Being autonomous is being able to deliberate and make decisions without being influenced or manipulated by external sources [7]. Implementing the authentication mechanism may pose a potential threat to autonomy: users will overly rely on the authentication system that decides whose identities are authentic and lose their judgment. Similar to the previous findings that Facebook users tend to give higher credibility to "verified accounts" [5], system failures and bias within algorithms can significantly influence and even manipulate trust and relationships among users. The ways of conveying authenticity information to users should try not to manipulate users' judgment and leave enough room for independent evaluation.


So, can social VR become a substitute or extension for real-life socio-cultural interaction? We believe that it has a very promising future if authenticity can be established. On the other hand, developers and policymakers should always consider the privacy and ethical issues stemming from encouraging authenticity that may lead to negative impacts. With further breakthroughs in VR technology and the effective resolution of these issues, social VR could become an alternative realm for human socio-cultural activities in the near future and bring substantial changes to our lives.

Recommended resources:

[1]   D. Maloney, G. Freeman, and A. Robb, “Social Virtual Reality: Ethical Considerations and Future Directions for An Emerging Research Space,” in 2021 IEEE Conference on Virtual Reality and 3D User Interfaces Abstracts and Workshops (VRW), Mar. 2021, pp. 271–277. doi: 10.1109/VRW52623.2021.00056.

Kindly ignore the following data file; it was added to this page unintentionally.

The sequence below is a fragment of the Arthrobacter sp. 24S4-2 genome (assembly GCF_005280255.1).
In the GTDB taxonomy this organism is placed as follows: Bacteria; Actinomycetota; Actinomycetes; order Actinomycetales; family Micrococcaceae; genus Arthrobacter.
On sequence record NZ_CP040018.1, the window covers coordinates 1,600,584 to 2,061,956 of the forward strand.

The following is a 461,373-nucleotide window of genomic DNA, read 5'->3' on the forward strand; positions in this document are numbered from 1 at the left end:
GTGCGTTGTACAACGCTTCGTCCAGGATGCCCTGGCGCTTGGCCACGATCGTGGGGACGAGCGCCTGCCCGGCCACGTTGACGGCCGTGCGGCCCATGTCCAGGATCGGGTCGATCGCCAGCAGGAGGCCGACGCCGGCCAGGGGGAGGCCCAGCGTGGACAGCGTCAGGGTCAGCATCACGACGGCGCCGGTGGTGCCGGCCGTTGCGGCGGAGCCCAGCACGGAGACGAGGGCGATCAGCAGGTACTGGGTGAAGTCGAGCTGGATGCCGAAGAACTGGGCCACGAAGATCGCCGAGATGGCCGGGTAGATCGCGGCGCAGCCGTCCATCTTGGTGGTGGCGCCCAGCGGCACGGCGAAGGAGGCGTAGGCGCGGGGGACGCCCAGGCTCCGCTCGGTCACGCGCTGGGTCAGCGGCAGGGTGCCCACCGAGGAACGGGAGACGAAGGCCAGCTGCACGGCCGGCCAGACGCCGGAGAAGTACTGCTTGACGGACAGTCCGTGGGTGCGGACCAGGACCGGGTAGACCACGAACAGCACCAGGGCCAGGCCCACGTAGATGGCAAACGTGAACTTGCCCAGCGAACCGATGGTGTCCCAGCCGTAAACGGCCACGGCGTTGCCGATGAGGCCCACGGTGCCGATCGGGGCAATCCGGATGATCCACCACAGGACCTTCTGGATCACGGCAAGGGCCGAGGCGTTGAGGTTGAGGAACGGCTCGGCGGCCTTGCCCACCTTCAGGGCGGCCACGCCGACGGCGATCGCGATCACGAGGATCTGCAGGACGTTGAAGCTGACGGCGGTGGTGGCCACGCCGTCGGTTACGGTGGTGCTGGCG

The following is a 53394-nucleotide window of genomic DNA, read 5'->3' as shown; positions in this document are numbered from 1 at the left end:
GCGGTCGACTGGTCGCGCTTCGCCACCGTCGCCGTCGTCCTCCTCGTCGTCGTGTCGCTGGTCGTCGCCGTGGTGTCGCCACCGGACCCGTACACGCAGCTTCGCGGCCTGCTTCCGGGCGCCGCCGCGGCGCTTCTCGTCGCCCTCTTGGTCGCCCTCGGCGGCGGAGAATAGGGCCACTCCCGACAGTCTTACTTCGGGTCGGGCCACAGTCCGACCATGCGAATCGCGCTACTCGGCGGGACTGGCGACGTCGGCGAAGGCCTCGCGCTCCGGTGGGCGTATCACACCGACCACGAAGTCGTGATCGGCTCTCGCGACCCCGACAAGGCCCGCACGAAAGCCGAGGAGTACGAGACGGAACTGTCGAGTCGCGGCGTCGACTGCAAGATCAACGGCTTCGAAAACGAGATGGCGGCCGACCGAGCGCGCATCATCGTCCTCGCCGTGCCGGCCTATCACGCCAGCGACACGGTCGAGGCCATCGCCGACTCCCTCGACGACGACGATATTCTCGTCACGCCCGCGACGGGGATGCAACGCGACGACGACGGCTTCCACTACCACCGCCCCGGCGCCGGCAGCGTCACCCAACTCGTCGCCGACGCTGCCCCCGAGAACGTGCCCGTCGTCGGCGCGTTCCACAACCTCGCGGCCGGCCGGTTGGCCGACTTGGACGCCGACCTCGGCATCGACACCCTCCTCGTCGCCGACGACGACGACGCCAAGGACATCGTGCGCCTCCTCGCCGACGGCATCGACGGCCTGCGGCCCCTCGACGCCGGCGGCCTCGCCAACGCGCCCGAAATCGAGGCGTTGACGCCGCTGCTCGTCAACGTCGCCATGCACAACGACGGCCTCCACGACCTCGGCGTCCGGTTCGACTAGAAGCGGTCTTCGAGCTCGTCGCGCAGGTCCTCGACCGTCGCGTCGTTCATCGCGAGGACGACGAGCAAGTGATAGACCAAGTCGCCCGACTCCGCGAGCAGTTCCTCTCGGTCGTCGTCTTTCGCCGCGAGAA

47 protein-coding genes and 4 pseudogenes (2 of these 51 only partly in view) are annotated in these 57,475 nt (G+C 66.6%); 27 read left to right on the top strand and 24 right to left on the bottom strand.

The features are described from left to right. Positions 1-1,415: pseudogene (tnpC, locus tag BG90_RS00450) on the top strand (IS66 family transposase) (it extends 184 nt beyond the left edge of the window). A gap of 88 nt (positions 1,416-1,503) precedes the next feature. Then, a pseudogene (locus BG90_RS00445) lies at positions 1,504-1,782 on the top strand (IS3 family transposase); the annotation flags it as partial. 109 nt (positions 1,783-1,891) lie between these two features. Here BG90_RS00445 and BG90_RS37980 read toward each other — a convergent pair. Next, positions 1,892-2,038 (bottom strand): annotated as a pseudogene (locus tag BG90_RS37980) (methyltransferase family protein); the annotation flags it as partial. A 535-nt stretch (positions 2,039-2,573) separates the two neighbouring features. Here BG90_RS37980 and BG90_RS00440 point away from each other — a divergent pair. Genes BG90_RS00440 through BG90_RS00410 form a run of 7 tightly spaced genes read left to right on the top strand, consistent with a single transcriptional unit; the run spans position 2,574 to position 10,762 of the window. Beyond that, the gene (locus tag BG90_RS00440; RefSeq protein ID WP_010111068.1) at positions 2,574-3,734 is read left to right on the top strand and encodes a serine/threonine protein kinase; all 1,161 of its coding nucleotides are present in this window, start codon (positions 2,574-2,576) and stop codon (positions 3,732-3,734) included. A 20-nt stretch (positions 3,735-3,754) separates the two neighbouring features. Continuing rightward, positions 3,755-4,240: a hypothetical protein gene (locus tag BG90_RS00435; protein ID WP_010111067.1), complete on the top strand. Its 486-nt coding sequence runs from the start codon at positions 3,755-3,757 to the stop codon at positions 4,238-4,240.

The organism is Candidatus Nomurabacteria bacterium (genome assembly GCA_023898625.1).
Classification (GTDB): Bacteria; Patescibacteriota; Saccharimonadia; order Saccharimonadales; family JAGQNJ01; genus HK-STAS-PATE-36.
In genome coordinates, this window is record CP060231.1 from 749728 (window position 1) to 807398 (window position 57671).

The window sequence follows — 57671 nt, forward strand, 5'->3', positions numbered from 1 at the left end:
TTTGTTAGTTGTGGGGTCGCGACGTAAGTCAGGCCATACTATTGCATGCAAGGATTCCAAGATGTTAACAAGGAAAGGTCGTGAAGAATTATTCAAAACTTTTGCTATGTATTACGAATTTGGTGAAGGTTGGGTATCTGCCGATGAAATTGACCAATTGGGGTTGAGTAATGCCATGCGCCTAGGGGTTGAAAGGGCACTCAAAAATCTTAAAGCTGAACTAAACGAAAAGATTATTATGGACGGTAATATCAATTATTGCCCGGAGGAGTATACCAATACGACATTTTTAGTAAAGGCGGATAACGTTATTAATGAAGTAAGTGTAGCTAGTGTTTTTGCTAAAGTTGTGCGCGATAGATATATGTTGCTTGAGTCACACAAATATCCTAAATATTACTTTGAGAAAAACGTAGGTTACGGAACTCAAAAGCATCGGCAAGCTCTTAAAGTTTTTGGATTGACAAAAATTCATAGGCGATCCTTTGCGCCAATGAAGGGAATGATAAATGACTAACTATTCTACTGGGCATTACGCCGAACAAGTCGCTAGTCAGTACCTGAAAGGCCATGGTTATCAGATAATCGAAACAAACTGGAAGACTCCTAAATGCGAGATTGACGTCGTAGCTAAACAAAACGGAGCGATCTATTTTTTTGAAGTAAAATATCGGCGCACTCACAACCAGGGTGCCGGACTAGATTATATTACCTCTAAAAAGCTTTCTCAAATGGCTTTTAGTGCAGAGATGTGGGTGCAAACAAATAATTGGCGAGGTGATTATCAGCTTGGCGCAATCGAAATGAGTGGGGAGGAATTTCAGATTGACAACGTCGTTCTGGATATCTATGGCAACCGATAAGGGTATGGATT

[2]   M. Volonte et al., “Effects of Virtual Human Appearance Fidelity on Emotion Contagion in Affective Inter-Personal Simulations,” IEEE Trans. Visual. Comput. Graphics, vol. 22, no. 4, pp. 1326–1335, Apr. 2016, doi: 10.1109/TVCG.2016.2518158.

[3]   J. Achenbach, T. Waltemate, M. E. Latoschik, and M. Botsch, “Fast generation of realistic virtual humans,” in Proceedings of the 23rd ACM Symposium on Virtual Reality Software and Technology, Gothenburg Sweden, Nov. 2017, pp. 1–10. doi: 10.1145/3139131.3139154.

[4]   C. Schell, A. Hotho, and M. E. Latoschik, “Comparison of Data Representations and Machine Learning Architectures for User Identification on Arbitrary Motion Sequences,” in Proceedings of the IEEE International conference on artificial intelligence & Virtual Reality (IEEE AIVR), 2022.

[5]   T. Vaidya, D. Votipka, M. L. Mazurek, and M. Sherr, “Does Being Verified Make You More Credible?: Account Verification’s Effect on Tweet Credibility,” in Proceedings of the 2019 CHI Conference on Human Factors in Computing Systems, Glasgow Scotland Uk, May 2019, pp. 1–13. doi: 10.1145/3290605.3300755.

[6]   D. Adams, A. Bah, C. Barwulor, N. Musaby, K. Pitkin, and E. M. Redmiles, “Ethics emerging: the story of privacy and security perceptions in virtual reality,” in Fourteenth Symposium on Usable Privacy and Security (SOUPS 2018), 2018, pp. 427–442.

[7]   F. O’Brolcháin, T. Jacquemard, D. Monaghan, N. O’Connor, P. Novitzky, and B. Gordijn, “The Convergence of Virtual Reality and Social Networks: Threats to Privacy and Autonomy,” Sci Eng Ethics, vol. 22, no. 1, pp. 1–29, Feb. 2016, doi: 10.1007/s11948-014-9621-1.

This blogpost was written by Jinghuai Lin.  He obtained his Bachelor degree (B.Sc.) in Electronic Information Science and Technology from Sun Yat-sen University in China, and his Master degree (M.Sc.) in Computer Graphics, Vision and Imaging from University College London. From September 2020, he works as the ESR13 of PriMa and is pursuing his PhD in the University of Würzburg, focusing on the protection of personalized photo-realistic avatars against identity theft in social virtual reality.